Harald Vogel is a name instantly familiar to those conversant with baroque organ music: he is a leading authority on the interpretation of German organ music from the eighteenth century and earlier. No surprise, then that he will be the keynote performer at the concert festival and conference inaugurating Cornell’s new baroque organ, to be held March 8, 13 on Cornell’s campus (see Events for details).
Among Vogel’s many accomplishments is his landmark recording of the complete organ works of Buxtehude, made on restored antique organs of North Germany and the Netherlands. The recording established Vogel as “King of the Buxtehude players,” wrote a reviewer for Fanfare Magazine. Vogel will play a piece by Buxtehude during the keynote concert, as well as works by Sweelinck, Bruhns, and the Bachs.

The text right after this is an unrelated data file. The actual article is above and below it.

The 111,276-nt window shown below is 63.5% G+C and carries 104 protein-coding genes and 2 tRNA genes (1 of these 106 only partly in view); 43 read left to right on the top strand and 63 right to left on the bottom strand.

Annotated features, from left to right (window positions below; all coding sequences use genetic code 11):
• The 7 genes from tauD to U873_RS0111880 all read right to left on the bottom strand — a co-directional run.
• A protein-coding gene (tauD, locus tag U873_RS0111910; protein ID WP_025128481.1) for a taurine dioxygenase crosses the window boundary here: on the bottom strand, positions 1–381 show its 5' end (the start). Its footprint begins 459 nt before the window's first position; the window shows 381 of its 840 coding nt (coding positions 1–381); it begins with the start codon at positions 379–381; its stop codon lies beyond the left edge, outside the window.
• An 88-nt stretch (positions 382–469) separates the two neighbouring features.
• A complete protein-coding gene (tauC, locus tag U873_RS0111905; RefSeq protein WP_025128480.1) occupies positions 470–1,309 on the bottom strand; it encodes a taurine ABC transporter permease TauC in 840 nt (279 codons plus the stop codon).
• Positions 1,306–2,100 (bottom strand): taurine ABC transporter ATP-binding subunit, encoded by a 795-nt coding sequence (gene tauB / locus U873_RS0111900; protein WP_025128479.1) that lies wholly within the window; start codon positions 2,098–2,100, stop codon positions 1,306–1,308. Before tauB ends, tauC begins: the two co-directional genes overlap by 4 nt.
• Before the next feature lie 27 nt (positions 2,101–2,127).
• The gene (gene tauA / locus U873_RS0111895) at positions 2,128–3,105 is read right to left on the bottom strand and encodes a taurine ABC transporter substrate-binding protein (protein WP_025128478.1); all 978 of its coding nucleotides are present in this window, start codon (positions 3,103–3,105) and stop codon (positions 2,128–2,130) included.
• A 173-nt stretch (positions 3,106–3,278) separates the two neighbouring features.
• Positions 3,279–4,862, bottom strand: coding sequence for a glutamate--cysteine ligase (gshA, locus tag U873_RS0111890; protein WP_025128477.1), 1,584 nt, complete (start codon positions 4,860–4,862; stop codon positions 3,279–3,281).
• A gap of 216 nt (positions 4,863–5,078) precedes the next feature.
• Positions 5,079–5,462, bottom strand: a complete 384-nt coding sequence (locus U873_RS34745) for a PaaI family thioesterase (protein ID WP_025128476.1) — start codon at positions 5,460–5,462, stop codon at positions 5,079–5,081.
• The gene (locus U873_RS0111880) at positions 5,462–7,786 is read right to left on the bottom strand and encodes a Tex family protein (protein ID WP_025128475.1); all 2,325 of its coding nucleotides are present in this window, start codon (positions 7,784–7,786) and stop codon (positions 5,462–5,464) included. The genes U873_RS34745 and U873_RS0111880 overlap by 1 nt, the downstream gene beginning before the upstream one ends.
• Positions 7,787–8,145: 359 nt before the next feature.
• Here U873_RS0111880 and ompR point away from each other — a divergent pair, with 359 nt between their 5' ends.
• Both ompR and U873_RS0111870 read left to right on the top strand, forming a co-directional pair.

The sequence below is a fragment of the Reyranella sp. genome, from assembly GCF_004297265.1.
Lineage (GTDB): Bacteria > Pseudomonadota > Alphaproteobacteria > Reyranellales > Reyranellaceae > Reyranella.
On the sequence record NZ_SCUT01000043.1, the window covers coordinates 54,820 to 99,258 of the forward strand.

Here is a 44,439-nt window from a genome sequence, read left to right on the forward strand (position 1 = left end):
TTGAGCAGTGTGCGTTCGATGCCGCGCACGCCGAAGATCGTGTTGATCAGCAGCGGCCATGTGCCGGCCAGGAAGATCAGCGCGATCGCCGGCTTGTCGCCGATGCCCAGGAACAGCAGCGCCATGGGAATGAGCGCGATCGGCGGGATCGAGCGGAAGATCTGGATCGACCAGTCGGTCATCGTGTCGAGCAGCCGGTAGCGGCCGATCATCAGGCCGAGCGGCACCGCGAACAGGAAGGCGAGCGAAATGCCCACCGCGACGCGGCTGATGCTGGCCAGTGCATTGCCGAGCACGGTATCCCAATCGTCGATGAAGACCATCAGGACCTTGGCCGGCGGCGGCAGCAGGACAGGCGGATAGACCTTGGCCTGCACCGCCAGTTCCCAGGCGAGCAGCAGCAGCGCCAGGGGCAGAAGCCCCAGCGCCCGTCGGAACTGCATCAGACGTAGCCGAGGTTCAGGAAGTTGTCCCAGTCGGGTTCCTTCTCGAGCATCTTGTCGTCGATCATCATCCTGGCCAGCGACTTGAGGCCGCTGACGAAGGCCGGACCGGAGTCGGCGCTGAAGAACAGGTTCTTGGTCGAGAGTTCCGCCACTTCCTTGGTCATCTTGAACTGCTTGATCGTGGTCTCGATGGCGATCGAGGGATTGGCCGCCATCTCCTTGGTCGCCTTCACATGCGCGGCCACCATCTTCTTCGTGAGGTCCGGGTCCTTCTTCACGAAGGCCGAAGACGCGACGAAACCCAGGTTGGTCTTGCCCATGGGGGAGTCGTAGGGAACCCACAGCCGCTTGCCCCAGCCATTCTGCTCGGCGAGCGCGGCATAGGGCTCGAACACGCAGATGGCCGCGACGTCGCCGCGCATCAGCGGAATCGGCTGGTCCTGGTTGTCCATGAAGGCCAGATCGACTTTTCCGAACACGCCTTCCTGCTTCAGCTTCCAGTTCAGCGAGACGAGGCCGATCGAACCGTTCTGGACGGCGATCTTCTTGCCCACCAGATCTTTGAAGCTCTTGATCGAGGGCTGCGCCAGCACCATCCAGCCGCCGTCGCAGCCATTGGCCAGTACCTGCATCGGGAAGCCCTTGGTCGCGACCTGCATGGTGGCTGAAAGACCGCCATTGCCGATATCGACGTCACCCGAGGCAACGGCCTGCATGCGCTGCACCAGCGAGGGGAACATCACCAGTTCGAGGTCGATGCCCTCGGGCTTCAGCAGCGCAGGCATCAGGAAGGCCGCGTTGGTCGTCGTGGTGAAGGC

Vogel is professor of organ at the University of the Arts Bremen and founder of the North German Organ Academy. In addition to his skills as an organist, he is an expert in organ building and has consulted on restorations and original creations such as Stanford University’s Memorial Church, St. Paul’s in Tokyo, and Goteborg’s Orgryte Kyrkan.
“Harald Vogel has been the main person responsible for the restoration and rescue of countless historic organs, especially those of Arp Schnitger, since the 1960’s,” says Annette Richards, Cornell professor of music. “He’s the person who brought the whole north German 17th-century repertoire of music out of the shadows: he played it and taught other people how to play it. Just about everyone who wants to play this music and these organs studies with him, so he has generations and generations of students. And he’s still incredibly energetic and articulate and devoted to the organ.
“He’s excited to be coming here to play this beautiful new instrument. For us, it will be an unforgettable experience to hear him play it.”